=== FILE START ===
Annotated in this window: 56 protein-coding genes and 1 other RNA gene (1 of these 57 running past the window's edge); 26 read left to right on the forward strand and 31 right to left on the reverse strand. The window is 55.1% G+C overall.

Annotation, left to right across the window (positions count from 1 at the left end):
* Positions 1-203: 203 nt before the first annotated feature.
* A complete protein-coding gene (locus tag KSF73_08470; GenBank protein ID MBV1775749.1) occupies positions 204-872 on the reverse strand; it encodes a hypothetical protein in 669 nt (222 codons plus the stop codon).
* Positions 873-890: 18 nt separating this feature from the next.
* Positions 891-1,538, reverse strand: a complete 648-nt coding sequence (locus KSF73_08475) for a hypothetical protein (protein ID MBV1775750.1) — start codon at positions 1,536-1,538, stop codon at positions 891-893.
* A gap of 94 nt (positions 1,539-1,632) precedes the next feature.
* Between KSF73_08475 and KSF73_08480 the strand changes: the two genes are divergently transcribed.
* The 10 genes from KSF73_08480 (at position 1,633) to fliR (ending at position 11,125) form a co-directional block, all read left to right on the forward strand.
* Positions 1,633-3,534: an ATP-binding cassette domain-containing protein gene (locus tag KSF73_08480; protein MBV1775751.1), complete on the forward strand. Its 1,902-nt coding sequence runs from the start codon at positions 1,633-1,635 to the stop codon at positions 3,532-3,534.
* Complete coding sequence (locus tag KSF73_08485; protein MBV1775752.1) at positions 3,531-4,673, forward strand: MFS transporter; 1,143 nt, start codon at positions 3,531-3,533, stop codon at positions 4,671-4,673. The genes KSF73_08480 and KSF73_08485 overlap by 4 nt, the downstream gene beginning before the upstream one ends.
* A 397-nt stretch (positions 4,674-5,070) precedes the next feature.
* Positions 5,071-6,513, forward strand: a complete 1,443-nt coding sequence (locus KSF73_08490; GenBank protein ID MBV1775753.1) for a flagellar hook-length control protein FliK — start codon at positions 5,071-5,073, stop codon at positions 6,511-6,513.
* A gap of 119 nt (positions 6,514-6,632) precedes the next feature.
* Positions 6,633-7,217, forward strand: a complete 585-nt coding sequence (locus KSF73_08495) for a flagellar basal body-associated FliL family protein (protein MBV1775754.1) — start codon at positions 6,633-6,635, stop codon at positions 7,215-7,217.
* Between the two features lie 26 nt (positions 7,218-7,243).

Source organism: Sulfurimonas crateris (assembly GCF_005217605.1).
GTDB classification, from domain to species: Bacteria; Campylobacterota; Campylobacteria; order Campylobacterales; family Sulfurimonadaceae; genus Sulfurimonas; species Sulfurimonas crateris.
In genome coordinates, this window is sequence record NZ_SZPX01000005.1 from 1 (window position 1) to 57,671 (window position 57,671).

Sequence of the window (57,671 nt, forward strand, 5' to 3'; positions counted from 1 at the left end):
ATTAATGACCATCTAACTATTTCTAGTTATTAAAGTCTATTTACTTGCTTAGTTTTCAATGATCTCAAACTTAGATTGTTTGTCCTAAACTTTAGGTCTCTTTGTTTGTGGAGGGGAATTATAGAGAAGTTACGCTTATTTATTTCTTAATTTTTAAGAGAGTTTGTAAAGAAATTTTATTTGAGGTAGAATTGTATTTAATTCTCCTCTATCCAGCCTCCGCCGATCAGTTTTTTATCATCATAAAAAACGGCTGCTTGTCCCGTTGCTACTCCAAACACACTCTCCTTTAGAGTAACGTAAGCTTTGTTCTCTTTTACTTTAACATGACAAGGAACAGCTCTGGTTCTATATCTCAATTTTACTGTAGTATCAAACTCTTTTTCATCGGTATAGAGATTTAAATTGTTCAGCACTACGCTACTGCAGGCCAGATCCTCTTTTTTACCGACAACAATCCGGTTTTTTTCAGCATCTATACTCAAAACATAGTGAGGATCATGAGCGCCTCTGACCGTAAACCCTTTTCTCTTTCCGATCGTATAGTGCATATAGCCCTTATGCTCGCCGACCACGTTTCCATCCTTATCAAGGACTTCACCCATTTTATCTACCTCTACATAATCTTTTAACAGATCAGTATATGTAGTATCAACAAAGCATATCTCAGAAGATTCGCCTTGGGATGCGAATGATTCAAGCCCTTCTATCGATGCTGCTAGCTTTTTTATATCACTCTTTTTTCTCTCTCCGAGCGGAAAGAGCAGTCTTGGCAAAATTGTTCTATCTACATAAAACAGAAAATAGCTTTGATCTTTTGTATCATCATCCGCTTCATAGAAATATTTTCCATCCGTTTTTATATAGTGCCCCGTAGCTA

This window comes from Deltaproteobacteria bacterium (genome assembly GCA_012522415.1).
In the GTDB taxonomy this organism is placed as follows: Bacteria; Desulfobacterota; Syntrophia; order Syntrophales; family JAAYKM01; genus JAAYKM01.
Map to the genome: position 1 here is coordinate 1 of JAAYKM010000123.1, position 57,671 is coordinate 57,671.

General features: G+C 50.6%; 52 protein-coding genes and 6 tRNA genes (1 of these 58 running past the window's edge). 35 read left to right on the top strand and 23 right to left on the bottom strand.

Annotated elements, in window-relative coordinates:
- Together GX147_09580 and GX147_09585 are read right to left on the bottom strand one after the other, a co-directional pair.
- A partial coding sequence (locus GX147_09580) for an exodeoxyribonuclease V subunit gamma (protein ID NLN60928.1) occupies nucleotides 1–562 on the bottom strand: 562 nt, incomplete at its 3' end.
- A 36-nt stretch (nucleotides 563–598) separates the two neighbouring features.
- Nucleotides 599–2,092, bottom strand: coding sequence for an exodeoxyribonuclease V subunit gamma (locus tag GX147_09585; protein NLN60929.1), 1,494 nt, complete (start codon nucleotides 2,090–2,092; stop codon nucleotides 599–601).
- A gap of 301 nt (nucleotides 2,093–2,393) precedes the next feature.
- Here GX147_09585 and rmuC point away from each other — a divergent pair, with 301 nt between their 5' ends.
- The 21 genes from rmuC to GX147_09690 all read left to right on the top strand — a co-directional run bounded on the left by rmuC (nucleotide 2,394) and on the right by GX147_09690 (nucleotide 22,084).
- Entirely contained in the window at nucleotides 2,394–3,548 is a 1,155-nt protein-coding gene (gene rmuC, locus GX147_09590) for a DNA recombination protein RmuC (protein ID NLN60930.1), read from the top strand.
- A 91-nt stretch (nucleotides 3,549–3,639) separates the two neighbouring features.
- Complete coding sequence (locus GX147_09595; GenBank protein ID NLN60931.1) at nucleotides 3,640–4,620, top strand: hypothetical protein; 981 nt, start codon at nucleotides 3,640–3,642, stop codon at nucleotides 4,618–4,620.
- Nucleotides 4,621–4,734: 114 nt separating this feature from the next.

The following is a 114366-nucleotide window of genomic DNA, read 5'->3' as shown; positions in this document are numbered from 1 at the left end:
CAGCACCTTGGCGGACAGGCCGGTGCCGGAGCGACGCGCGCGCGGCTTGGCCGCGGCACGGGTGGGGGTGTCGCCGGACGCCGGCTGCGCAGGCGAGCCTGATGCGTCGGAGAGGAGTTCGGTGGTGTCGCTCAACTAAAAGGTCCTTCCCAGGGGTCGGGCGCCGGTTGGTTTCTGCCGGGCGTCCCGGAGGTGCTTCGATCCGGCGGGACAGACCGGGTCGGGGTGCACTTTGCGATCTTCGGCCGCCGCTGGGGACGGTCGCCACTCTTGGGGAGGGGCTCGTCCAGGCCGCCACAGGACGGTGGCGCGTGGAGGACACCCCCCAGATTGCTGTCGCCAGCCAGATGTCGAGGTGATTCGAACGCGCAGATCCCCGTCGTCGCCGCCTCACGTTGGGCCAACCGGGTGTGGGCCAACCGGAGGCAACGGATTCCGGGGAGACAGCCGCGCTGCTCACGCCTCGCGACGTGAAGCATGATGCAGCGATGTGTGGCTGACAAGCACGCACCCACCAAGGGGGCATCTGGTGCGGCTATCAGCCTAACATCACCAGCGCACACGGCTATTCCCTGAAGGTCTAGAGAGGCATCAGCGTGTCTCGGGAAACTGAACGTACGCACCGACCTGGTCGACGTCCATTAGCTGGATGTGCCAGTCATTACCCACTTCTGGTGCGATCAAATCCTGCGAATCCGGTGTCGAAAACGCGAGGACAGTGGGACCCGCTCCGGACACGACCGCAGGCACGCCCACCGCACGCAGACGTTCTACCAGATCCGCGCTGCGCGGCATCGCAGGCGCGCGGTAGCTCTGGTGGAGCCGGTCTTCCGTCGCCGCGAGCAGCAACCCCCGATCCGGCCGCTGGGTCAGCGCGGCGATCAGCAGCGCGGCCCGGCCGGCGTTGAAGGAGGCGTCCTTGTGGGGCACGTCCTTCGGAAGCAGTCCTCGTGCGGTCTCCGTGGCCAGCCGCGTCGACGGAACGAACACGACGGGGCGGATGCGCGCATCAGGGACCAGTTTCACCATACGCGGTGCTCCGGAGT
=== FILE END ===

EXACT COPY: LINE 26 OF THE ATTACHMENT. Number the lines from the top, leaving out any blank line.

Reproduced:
Annotated elements, in window-relative coordinates: